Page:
Friday 2 December 2016


In 1969, John Lennon and Yoko Ono initiated Rock & Roll Diplomacy which, as with most things John and Yoko, was avant-garde: Bed-Ins, Bagism and the Live Peace in Toronto 1969. As a premiere, they involved a politician, the then Canadian Prime Minister Pierre Trudeau. In 1971, George Harrison pursued that path, in his own way too: the New York Concert for Bangladesh was specifically linked to the Indian sub-continent. In what would become the first humanitarian Rock concert, Harrison involved UNICEF, a host of Rock stars, such as Eric Clapton, Bob Dylan and Ringo Starr, as well as Ravi Shankar and his Indian musicians. In 1979, Paul McCartney took Rock & Roll Diplomacy to its height. As with everything McCartney, the Concerts for the People of Kampuchea were a super-production, involving the United Nations Secretary General, UNHCR, UNICEF and a most diverse set of three generations of Rock musicians, in London.

1979 was an arguably eventful year. Each month sequenced political developments and cultural rainbows. In January, the United States established diplomatic relations with the People’s Republic of China. Vietnamese troops seized Phnom Penh, ending the Khmer Rouge’s Democratic Kampuchea. Two days later, the Music for UNICEF Concert, featuring, among others, ABBA, the Bee Gees, Donna Summer, Earth, Wind and Fire, and Rod Stewart, was held at the United Nations against hunger and to mark the beginning of the International Year of the Child. In February, Sid Vicious of the Sex Pistols died of overdose, and the world’s geostrategic landscape was durably altered in Iran, with the fall of the Imperial Government and the advent of the Islamic Republic, later in April. In March, at the wedding of Eric Clapton and Pattie Boyd, Clapton’s best friend and Boyd’s former husband, George Harrison, was best man: Flower Power was singing its swan song. In May, Margaret Thatcher became the United Kingdom’s first female Prime Minister, while Apocalypse Now received the Cannes Film Festival’s Palme d’Or. June was specifically eventful. While Super Tramp released the “Logical Song”, SALT II (Strategic Arms Limitation Talks) was signed, amid nuclear device testing by the US, USSR, and France. Muhammad Ali confirmed his third retirement, and the world witnessed the Second Oil Shock, as a result of the Iranian revolution. In July, as the Walkman hit retail shops, Saddam Hussein became Iraqi President, and the Sandinistas seized power in Nicaragua. In September, MUSE (Musicians United for Safe Energy) organized the No Nukes concerts against the use of nuclear energy. In October, Mother Teresa was awarded the Nobel Peace Prize, while the Guinness Book of World Records awarded the first ever Rhodium disc to Paul McCartney, as history’s bestselling song-writer and recording artist. November witnessed the storming of the US Embassy in Teheran, while Pink Floyd released The Wall. December ended the year with two major events. On the 25th, the USSR began a decade long invasion of Afghanistan while on 26-29 December, the Concerts for the People of Kampuchea took place in London.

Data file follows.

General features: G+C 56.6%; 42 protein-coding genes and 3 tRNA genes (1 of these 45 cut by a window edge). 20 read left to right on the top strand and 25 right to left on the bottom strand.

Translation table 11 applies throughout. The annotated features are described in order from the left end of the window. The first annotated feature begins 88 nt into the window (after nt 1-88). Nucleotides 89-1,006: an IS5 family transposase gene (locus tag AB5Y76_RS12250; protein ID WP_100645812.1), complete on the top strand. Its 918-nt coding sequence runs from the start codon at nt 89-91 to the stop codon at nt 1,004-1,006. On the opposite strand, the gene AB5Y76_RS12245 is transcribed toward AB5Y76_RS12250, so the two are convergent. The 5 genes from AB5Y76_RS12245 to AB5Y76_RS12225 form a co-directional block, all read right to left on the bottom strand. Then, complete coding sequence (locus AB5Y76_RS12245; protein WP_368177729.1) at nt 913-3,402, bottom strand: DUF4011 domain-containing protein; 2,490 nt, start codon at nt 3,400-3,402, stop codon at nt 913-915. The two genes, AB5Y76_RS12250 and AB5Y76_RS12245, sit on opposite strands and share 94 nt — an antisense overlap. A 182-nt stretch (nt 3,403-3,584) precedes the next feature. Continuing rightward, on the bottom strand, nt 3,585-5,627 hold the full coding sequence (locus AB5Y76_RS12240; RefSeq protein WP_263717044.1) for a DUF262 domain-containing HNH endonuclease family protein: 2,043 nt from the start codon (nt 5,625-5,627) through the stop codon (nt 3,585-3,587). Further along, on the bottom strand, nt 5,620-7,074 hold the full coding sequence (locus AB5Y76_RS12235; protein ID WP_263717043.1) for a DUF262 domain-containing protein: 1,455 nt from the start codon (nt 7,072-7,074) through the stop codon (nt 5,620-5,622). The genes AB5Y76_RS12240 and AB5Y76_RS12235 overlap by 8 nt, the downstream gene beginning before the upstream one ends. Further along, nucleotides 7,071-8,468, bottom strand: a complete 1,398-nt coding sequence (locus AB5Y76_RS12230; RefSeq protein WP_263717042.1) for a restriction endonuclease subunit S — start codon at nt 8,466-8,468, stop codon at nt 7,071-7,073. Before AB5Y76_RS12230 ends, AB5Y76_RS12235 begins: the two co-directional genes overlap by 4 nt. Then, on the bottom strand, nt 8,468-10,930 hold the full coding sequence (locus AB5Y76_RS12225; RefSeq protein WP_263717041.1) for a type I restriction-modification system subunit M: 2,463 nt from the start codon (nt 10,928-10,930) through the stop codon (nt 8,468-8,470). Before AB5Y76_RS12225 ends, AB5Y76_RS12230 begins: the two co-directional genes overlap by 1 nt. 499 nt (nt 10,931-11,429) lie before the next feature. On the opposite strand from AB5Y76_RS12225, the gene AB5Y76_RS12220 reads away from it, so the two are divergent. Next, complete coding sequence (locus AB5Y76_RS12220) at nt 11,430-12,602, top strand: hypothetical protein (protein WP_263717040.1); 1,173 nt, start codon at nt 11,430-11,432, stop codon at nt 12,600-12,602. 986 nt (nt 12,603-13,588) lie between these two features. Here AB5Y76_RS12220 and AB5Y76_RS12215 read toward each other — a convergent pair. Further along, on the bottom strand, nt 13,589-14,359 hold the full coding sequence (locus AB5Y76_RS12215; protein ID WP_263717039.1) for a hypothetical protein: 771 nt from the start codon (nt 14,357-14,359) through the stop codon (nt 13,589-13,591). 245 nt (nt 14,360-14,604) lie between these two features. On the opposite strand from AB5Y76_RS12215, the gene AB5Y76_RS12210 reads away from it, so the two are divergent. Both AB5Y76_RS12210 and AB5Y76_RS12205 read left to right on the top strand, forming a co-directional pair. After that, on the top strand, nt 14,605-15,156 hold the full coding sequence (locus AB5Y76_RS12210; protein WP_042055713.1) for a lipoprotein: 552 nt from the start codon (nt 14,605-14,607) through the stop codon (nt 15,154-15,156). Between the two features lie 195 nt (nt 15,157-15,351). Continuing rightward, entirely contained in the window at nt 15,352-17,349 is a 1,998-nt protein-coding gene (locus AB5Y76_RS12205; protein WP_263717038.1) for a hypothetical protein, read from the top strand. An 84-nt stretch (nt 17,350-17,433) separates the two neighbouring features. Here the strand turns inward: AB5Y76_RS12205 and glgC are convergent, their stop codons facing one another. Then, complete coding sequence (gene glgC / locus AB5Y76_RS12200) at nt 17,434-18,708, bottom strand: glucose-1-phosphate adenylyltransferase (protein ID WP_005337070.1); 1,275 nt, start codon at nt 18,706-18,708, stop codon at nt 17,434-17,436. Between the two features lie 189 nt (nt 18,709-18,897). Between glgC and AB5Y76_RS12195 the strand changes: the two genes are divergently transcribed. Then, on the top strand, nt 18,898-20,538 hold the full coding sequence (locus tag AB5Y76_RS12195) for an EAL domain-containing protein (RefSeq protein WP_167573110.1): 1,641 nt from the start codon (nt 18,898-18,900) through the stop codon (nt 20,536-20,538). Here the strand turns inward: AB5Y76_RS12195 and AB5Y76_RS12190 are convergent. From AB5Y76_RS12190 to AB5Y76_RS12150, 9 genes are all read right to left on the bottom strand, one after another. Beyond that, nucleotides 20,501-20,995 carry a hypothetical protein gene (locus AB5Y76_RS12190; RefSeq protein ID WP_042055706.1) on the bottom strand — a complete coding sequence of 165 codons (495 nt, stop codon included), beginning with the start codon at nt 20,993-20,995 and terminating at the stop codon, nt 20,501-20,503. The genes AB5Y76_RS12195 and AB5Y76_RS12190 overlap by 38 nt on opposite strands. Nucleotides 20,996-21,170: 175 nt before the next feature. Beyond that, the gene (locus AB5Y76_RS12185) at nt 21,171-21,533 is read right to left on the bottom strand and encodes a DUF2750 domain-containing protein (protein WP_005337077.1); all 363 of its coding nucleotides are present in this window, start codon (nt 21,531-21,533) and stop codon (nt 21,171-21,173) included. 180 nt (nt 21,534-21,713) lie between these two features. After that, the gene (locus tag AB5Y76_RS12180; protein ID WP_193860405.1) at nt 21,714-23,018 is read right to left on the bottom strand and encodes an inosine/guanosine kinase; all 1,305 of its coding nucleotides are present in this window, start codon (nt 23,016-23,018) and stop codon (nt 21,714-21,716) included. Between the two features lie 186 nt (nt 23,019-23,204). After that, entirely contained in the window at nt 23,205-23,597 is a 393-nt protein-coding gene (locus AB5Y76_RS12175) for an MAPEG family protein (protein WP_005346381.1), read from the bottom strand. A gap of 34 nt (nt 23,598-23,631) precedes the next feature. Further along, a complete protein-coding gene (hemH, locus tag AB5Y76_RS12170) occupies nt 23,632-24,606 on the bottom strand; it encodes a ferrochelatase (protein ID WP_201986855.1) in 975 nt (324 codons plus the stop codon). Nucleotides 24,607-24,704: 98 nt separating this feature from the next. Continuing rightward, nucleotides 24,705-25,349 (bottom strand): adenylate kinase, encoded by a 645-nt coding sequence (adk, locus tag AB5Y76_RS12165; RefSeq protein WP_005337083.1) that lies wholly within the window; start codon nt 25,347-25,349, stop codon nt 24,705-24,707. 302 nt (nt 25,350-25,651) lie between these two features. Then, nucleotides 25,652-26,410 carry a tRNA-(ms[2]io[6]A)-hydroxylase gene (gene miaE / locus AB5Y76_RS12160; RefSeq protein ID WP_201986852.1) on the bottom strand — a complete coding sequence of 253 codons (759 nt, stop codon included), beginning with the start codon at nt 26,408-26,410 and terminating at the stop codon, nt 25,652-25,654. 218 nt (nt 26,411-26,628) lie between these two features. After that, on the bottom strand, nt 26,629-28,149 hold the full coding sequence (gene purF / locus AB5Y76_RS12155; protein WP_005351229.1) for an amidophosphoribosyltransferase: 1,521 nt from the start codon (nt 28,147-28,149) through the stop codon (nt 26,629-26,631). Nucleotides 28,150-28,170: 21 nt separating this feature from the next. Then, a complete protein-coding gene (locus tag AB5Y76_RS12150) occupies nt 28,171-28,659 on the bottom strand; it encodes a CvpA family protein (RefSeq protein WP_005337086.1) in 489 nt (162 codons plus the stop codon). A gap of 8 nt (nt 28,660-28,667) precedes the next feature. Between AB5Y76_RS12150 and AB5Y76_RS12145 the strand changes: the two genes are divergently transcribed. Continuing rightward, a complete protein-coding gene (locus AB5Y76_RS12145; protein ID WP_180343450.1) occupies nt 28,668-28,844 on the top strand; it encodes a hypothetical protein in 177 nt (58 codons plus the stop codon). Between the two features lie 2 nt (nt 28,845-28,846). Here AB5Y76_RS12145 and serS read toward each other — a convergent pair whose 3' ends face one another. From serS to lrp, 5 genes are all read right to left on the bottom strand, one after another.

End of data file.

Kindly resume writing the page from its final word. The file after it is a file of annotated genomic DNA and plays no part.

Organized by Paul McCartney and the United Nations, these concerts were in response to the 1975-79 Khmer Rouge’s reign, where three million persons perished in Cambodia. During the concerts, McCartney brought three generations of popular musicians together. The older generation included McCartney and the Wings, The Who and members of Procol Harum. The middle generation was represented by Queen and members of Led Zeppelin. Most notably, there was the new generation of mainly New Wavers and Punk Rockers, such as The Pretenders, Elvis Costello and The Attractions, Ian Dury and the Blockheads, The Clash, and The Specials. “Rockestra“ constituted the pinnacle, the award winning track for the Grammy’s first ever Best Rock Instrumental Performance, composed by McCartney for his 1979 Back to the Egg, and played by a super group composed of McCartney’s Wings, members of Attractions, Faces, Led Zeppelin, Pink Floyd, The Pretenders, Procol Harum, The Shadows, The Small Faces, and The Who. 

From 1969 to 1979, Lennon, Harrison and McCartney successfully conceptualized, put on track and applied Rock & Roll Diplomacy. At each stage, they heightened and widened both the political and artistic scope. At a time where social media did not exist, these were among the most efficient tools to boost the youth’s public awareness about peace, love, war crimes, crimes against humanity and genocide, however controversial the idea of using entertainment generated funds to alleviate human suffering may be. The McCartney-United Nations Concerts for the People of Kampuchea brought the Beatles’ Rock & Roll Diplomacy trilogy to a closure, laying the foundation for Band Aid, Live Aid, Earth Aid and other benefit Rock concerts. The rest is history.

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